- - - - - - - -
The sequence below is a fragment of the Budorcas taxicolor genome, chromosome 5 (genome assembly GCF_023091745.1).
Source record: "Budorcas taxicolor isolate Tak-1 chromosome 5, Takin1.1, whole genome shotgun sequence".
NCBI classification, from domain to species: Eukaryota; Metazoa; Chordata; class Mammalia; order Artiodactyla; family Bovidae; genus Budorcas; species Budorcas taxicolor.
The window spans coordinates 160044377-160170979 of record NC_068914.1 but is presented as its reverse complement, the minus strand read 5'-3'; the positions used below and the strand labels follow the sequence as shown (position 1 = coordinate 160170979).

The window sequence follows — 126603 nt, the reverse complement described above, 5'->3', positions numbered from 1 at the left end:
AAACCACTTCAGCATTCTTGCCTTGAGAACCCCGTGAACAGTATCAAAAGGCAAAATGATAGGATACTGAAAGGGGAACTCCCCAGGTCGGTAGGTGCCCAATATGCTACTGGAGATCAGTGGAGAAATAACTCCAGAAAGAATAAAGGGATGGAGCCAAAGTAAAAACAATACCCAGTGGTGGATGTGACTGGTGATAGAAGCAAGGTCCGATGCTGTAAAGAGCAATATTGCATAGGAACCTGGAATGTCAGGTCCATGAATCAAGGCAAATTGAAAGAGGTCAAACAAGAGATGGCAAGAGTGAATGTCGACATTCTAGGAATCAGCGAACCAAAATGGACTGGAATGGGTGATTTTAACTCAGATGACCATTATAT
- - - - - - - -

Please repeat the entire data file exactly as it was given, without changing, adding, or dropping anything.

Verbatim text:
The sequence below is a fragment of the Budorcas taxicolor genome, chromosome 5 (genome assembly GCF_023091745.1).
Source record: "Budorcas taxicolor isolate Tak-1 chromosome 5, Takin1.1, whole genome shotgun sequence".
NCBI classification, from domain to species: Eukaryota; Metazoa; Chordata; class Mammalia; order Artiodactyla; family Bovidae; genus Budorcas; species Budorcas taxicolor.
The window spans coordinates 160044377-160170979 of record NC_068914.1 but is presented as its reverse complement, the minus strand read 5'-3'; the positions used below and the strand labels follow the sequence as shown (position 1 = coordinate 160170979).

The window sequence follows — 126603 nt, the reverse complement described above, 5'->3', positions numbered from 1 at the left end:
AAACCACTTCAGCATTCTTGCCTTGAGAACCCCGTGAACAGTATCAAAAGGCAAAATGATAGGATACTGAAAGGGGAACTCCCCAGGTCGGTAGGTGCCCAATATGCTACTGGAGATCAGTGGAGAAATAACTCCAGAAAGAATAAAGGGATGGAGCCAAAGTAAAAACAATACCCAGTGGTGGATGTGACTGGTGATAGAAGCAAGGTCCGATGCTGTAAAGAGCAATATTGCATAGGAACCTGGAATGTCAGGTCCATGAATCAAGGCAAATTGAAAGAGGTCAAACAAGAGATGGCAAGAGTGAATGTCGACATTCTAGGAATCAGCGAACCAAAATGGACTGGAATGGGTGATTTTAACTCAGATGACCATTATAT